Love him, hate him or utterly despise him, the game of college football’s a better one when the OBC is involved — and yanking chains.  Somewhat related to that topic, Spurrier also addressed how long he intends to stay on the sidelines with visor in the fully-cocked position.  As usual, the 66-year-old coach (he’ll turn 67 April 20th) wouldn’t pin himself down to a precise timeline for stepping away, although he did hint to a high school recruit that he’ll be around for a few more years.

““I used to think 60 [when he would retire]. When I was 55, I’d say four or five more years. When I got to 60, I’d say four or five more. And when I got to 65, I started saying three or four more. I’ll tell you what. We had a good-looking quarterback come through on Junior Day, and I wrote him a letter and said, ‘If you come here, you might extend my coaching career two or three years.’ ”

Here’s to hoping that career extension comes with or without landing the unnamed QB prospect.

Mark Dantonio quickly tosses aside South Carolina discussion

Mark Dantonio

Michigan State has become a national power under the coaching of Mark Dantonio. The grizzled and confident coach has put together a master plan in East Lansing and has taken the Spartans to the top of the Big Ten along the way, capturing a Big Ten title and victories in the Cotton Bowl and Rose Bowl as well as in-state dominance over the Michigan Wolverines. Danotnio is preparing his Spartans to take on the Wolverines this week, but with the new vacancy opening up at South Carolina following the sudden retirement of Steve Spurrier, Dantonio has already been presented with the question about his thoughts on coaching at South Carolina.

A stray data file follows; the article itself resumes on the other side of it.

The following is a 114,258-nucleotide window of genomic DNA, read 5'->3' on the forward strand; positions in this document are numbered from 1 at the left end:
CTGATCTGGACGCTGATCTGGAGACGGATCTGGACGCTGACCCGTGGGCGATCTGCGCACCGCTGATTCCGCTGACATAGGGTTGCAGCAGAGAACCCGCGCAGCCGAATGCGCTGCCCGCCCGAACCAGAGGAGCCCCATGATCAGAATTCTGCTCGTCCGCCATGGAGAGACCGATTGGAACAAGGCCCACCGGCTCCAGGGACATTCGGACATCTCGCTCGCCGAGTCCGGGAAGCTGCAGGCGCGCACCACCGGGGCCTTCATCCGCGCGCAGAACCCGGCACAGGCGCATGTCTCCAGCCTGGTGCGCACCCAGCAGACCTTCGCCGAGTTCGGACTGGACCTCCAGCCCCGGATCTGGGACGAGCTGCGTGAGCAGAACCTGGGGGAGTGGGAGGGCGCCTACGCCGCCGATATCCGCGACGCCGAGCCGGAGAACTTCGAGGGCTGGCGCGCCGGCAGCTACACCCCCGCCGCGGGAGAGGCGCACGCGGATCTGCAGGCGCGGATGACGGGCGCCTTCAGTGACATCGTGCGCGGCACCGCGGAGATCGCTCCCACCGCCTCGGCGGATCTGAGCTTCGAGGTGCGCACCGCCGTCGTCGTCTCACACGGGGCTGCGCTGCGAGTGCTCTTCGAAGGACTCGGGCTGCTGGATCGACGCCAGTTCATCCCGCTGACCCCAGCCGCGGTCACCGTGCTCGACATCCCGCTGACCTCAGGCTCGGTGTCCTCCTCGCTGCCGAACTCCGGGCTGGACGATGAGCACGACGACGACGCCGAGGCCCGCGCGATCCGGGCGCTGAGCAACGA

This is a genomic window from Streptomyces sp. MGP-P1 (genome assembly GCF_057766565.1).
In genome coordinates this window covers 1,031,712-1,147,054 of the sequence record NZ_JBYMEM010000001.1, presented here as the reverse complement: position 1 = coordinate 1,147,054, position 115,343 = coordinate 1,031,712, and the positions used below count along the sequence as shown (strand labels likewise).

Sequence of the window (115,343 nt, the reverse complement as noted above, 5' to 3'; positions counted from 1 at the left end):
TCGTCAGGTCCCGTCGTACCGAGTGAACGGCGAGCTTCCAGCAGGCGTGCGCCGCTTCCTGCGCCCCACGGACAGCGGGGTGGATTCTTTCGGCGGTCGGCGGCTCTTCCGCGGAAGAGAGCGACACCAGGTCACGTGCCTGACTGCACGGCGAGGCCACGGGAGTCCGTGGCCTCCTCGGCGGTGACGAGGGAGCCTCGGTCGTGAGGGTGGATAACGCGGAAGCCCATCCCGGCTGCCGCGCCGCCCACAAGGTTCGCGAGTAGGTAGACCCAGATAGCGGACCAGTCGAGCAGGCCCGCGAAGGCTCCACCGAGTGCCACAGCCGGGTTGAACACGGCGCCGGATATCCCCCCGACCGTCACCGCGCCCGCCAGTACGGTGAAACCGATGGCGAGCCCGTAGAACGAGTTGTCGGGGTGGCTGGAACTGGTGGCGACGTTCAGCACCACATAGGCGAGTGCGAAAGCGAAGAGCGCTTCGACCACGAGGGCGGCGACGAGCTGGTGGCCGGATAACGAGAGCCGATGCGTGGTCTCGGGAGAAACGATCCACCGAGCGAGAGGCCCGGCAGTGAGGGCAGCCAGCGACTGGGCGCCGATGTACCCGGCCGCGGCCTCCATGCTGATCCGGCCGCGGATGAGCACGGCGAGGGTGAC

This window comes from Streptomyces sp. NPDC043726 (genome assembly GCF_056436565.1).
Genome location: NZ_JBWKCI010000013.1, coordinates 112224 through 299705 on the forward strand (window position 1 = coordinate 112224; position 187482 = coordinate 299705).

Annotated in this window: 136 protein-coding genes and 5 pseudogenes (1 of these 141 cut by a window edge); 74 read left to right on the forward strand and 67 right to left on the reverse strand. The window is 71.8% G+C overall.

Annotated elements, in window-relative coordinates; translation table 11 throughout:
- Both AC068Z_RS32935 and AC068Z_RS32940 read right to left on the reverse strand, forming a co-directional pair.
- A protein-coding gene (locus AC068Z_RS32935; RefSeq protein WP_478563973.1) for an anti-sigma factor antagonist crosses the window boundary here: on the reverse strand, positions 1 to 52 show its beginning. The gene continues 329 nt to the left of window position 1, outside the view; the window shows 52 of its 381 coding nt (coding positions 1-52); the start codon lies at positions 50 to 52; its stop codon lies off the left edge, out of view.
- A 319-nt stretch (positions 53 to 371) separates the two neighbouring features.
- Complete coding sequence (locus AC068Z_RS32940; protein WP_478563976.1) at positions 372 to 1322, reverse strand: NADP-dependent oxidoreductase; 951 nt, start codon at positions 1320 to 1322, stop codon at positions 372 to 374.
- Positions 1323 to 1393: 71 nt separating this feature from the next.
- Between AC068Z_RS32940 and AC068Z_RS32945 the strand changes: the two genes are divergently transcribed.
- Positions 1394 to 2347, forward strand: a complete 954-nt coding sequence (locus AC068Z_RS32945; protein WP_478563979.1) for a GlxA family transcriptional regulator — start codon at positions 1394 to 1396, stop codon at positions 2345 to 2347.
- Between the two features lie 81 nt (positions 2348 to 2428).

He did not seem all that interested in discussing the vacancy when meeting with Michigan State media this morning.

“Coach Spurrier’s had an outstanding career there, it’s alma mater, and we’re here to talk about Michigan,” Dantonio said when asked about it today. Video below from the Big Ten Network

Dantonio played defensive back for the Gamecocks in the mid 1970s, which helps make Dantonio an interesting name to mention in any coaching future discussion out of Columbia. While Dantonio may have played at South Carolina for Jim Carlen, Dantonio grew up in Ohio and has coached the bulk of his career within Ohio and the Big Ten. He is also one win away from picking up his 100th career coaching victory, 81 of which have come at Michigan State.

Dan Patrick: Spurrier brought personality to the SEC

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South Carolina head coach Steve Spurrier is stepping down as head coach of the Gamecocks, and that has the college football world reflecting on the impact he has had on the game of college football. Spurrier’s quips at rivals and revolutionary thoughts on where the sport has been heading were always on the mark, even when his team’s performance on the field was not.

Dan Patrick shared his reaction to the news of Spurrier retiring today on The Dan Patrick Show (simulcast on NBC Sports Network). As many have already suggested, Spurrier’s wit and charm brought a refreshing personality to the SEC.